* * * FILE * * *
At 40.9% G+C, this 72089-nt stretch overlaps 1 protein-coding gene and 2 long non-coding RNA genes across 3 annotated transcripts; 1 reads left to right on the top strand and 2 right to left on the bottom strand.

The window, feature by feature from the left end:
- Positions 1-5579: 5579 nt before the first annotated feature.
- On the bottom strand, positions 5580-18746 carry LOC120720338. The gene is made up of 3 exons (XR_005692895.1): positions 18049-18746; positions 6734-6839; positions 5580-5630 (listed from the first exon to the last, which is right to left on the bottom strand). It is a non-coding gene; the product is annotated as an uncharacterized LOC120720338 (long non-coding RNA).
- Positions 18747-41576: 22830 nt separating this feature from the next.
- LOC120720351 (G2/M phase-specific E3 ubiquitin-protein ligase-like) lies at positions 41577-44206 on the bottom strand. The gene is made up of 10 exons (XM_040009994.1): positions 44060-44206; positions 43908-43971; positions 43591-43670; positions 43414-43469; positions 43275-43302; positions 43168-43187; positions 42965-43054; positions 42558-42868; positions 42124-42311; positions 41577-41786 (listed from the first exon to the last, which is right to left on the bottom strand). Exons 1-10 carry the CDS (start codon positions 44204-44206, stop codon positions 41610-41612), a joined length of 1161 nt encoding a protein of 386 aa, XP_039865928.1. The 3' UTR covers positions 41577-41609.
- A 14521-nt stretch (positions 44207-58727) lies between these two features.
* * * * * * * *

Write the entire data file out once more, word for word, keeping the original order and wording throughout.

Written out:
At 40.9% G+C, this 72089-nt stretch overlaps 1 protein-coding gene and 2 long non-coding RNA genes across 3 annotated transcripts; 1 reads left to right on the top strand and 2 right to left on the bottom strand.

The window, feature by feature from the left end:
- Positions 1-5579: 5579 nt before the first annotated feature.
- On the bottom strand, positions 5580-18746 carry LOC120720338. The gene is made up of 3 exons (XR_005692895.1): positions 18049-18746; positions 6734-6839; positions 5580-5630 (listed from the first exon to the last, which is right to left on the bottom strand). It is a non-coding gene; the product is annotated as an uncharacterized LOC120720338 (long non-coding RNA).
- Positions 18747-41576: 22830 nt separating this feature from the next.
- LOC120720351 (G2/M phase-specific E3 ubiquitin-protein ligase-like) lies at positions 41577-44206 on the bottom strand. The gene is made up of 10 exons (XM_040009994.1): positions 44060-44206; positions 43908-43971; positions 43591-43670; positions 43414-43469; positions 43275-43302; positions 43168-43187; positions 42965-43054; positions 42558-42868; positions 42124-42311; positions 41577-41786 (listed from the first exon to the last, which is right to left on the bottom strand). Exons 1-10 carry the CDS (start codon positions 44204-44206, stop codon positions 41610-41612), a joined length of 1161 nt encoding a protein of 386 aa, XP_039865928.1. The 3' UTR covers positions 41577-41609.
- A 14521-nt stretch (positions 44207-58727) lies between these two features.